Actually, it is, in part. At least according to Seneca, who describes this sort of exercise in detail in On Anger (III.36, see also Epictetus’ version in Discourses III.10). In general, William seems to have missed out on the Stoic notion that we should not only not blame others (since they make mistakes because they are unwise), but even ourselves (because we too are unwise). Stoicism is a very other- and self-forgiving philosophy, which is nowhere on display in this book, unfortunately.
“If you wish to be free of all encumbrances, by all means, put an end to yourself and your whining as soon as the opportunity arises.” (XXIX.4)
This is a reference, I take it, to Epictetus’ “open door” policy, i.e., the Stoic endorsement of suicide. But Epictetus would definitely have thought Ferraiolo’s invocation of the policy far too casual (indeed, in Discourses II.15 he chastises a friend who has decided to commit suicide for no good reason at all). Wanting to be “free of all encumbrances” is not, for the Stoics, sufficient reason to exit through the door, because we have an ethical duty to be helpful to the human cosmopolis. William makes similar remarks in other places in the book, and one needs to worry about what he is thinking, as well as the message he is sending to others. More on this specific issue below.
(iii) Definitely un-Stoic and disturbing quotes
Here is where the meat of my criticism lies. Again, let us take a look at some select (but by all means not unrepresentative) quotes and discuss them in some detail. I have grouped sets of quotes by general theme. The themes highlighted here are not the only ones running through the book, of course, but they are the most distinctively un-Stoic and corrosive ones.
To begin with, let’s talk about how Stoics approach insults. Here is what Epictetus says on this topic:
“Remember that it is we who torment, we who make difficulties for ourselves — that is, our opinions do. What, for instance, does it mean to be insulted? Stand by a rock and insult it, and what have you accomplished? If someone responds to insult like a rock, what has the abuser gained with his invective?” (Discourses I, 25.28–29)
Compare this to Ferraiolo:
“You need not take seriously anyone’s alleged ‘right’ not to be ‘offended’ (whatever that supposedly means). Another person’s mental states are entirely beyond your control and ought, therefore, to lie entirely beyond your concern as well.” (I.3)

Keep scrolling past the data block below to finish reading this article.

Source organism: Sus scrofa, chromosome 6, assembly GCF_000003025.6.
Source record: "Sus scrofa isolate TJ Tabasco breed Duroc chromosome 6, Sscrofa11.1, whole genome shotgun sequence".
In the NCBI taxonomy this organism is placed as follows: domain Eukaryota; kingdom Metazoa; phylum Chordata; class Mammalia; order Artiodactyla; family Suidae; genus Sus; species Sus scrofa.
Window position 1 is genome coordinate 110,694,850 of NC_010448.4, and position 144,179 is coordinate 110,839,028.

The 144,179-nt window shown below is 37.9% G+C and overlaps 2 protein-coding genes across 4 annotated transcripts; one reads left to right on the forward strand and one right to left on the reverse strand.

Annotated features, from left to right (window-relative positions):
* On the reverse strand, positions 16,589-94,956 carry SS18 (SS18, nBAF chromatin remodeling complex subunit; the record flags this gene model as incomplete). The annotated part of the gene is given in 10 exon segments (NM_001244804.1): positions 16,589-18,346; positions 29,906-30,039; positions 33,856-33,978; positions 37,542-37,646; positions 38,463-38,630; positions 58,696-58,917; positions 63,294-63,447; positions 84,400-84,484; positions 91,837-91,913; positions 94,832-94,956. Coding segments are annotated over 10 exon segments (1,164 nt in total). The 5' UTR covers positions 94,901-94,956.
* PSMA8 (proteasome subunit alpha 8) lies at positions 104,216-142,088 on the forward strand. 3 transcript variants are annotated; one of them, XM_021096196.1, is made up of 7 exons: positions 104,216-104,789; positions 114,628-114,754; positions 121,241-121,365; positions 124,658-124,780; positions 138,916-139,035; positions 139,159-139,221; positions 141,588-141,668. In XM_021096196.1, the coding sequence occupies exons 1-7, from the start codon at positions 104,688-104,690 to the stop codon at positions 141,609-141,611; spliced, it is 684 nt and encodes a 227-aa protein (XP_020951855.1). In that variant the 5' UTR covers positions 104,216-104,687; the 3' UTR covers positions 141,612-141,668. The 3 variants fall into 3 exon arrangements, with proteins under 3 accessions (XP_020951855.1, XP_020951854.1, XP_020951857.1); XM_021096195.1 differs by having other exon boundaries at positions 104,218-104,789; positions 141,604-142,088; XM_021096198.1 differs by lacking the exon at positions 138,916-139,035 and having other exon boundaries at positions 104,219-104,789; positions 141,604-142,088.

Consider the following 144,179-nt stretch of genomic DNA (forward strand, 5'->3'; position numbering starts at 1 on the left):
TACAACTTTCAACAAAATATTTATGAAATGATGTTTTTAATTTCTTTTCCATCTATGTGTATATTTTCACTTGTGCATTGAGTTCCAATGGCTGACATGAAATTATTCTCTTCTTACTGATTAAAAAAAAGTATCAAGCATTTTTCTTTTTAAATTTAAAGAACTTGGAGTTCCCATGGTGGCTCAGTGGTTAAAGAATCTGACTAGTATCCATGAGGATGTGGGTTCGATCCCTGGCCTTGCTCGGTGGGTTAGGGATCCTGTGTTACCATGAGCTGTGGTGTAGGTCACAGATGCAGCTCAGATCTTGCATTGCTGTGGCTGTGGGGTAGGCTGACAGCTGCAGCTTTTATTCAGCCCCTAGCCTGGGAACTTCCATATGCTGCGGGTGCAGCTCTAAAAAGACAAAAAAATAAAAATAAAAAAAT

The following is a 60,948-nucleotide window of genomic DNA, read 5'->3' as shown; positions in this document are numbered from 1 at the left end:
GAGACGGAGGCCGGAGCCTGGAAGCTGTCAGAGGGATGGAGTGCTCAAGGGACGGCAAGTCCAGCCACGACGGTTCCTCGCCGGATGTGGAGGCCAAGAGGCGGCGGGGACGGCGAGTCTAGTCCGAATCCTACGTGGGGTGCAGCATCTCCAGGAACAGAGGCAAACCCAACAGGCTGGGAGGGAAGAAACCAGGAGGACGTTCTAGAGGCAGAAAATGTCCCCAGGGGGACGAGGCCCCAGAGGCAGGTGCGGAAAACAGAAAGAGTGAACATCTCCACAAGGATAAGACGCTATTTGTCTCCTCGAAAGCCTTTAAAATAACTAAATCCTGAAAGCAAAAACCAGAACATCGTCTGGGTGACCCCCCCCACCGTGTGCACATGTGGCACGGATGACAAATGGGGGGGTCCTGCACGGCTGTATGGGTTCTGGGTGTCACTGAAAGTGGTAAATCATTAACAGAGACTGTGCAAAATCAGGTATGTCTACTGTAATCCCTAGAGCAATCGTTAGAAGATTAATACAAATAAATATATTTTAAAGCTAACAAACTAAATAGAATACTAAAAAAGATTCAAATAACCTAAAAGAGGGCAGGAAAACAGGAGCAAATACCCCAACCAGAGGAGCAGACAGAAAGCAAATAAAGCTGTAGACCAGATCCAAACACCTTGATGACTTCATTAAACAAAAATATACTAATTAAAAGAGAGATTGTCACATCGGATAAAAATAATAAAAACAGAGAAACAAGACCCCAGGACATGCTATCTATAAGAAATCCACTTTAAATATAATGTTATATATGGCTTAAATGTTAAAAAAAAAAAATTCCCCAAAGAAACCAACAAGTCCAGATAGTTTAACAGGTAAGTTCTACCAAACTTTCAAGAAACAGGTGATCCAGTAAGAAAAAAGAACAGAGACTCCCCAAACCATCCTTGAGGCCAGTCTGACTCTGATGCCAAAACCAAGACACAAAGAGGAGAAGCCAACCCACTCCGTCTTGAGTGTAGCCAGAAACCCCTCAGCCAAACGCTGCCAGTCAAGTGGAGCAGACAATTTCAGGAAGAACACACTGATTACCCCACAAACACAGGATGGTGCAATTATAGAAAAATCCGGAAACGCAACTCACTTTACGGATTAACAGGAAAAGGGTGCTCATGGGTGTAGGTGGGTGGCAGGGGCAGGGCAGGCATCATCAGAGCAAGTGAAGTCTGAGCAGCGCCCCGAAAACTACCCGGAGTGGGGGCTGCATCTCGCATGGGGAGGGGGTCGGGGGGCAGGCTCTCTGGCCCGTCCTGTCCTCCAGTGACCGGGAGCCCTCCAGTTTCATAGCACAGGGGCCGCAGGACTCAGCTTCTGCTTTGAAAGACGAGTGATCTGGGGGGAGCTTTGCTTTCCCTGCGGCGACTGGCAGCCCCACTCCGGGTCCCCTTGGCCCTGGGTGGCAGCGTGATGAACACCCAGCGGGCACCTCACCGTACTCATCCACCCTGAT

Noticed the difference? Epictetus is telling us, students of Stoicism, that we should not get offended by other people’s perceived insults. He is not telling others, meaning non-Stoics, how to feel or react. William, by contrast, is using the Stoic approach as an excuse to disregard other people’s feelings, which is not ethically acceptable. True, other people’s thoughts lie outside of our control, but that doesn’t mean they should lie outside of our concern. That would make us, quite frankly, into assholes. Perhaps the world would be a better place if more people adopted the Stoic perspective and did not react to insults. But that’s not the world we live in, and to go tell people “bad Stoic!,” especially when they don’t even profess to embrace the philosophy, is an exceedingly bad idea.
Next we come to a major disconnect between Ferraiolo’s approach and actual Stoic philosophy. Consider these two quotes:
“Do not be taken in by specious arguments about equality or universality when it comes to unique duties based in biological, or otherwise intimate, associations. … The human race is not, in fact, ‘one community’ in any viable sense.” (IV.3)
“Tribalism is not to be underestimated, nor is it properly dismissed as inherently irrational or without merit. … A good tribe, however, endures. Rome has fallen, but the Jews persist.” (VIII.7)
Oh no, not at all. Cosmopolitanism is one of the pillars of the Stoic approach, shared with the Cynics, and inherited directly from Socrates. Consider these two quotes for contrast:
“Do as Socrates did, never replying to the question of where he was from with, ‘I am Athenian,’ or ‘I am from Corinth,’ but always, ‘I am a citizen of the world.’” (Discourses I, 9.1)
“My city and country, so far as I am Antoninus, is Rome; but so far as I am a man, it is the world.” (Meditations VI.44)
Epictetus, according to scholar Brian Johnson, was adamant that while we play a number of roles, including those of citizens of a particular nation and members of a particular family, roles that do carry duties with them, our most fundamental role, the one that overrides everything else, is that of a human being, a member of the human cosmopolis. So, no, tribalism is very much to be dismissed as inherently irrational and without merit, self-professed “chosen people” notwithstanding.
Let me now briefly touch again on the issue of suicide, already discussed in the previous section. Here are two more quotes from Meditations on Self-Discipline and Failure:
“Perhaps you would do better to grow up, stop your whimpering, and try not to be a malignancy upon this world that has no need of you.” (I.2)
“What kind of pathetic coward are you, that you cannot face the truth about yourself, your failings, and your poorly-lived life? … . Do not be a waste of your own time.” (XVIII.2)
Again, there is absolutely no place in Stoicism for this sort of self-flagellation, and this attitude can be seriously damaging, fatal even, if endorsed by readers of Ferraiolo who are not in a good place in their life at the moment. I hope William himself is, and that if he is not he will reach out to get help beyond what Marcus and Epictetus can offer.
We then find this quote later on in the book:
“The unborn are human, and they are beings. Check the genetics. Note the continuum from zygote to adult human being. … Abortion is the moral equivalent of murder.” (XXI.3)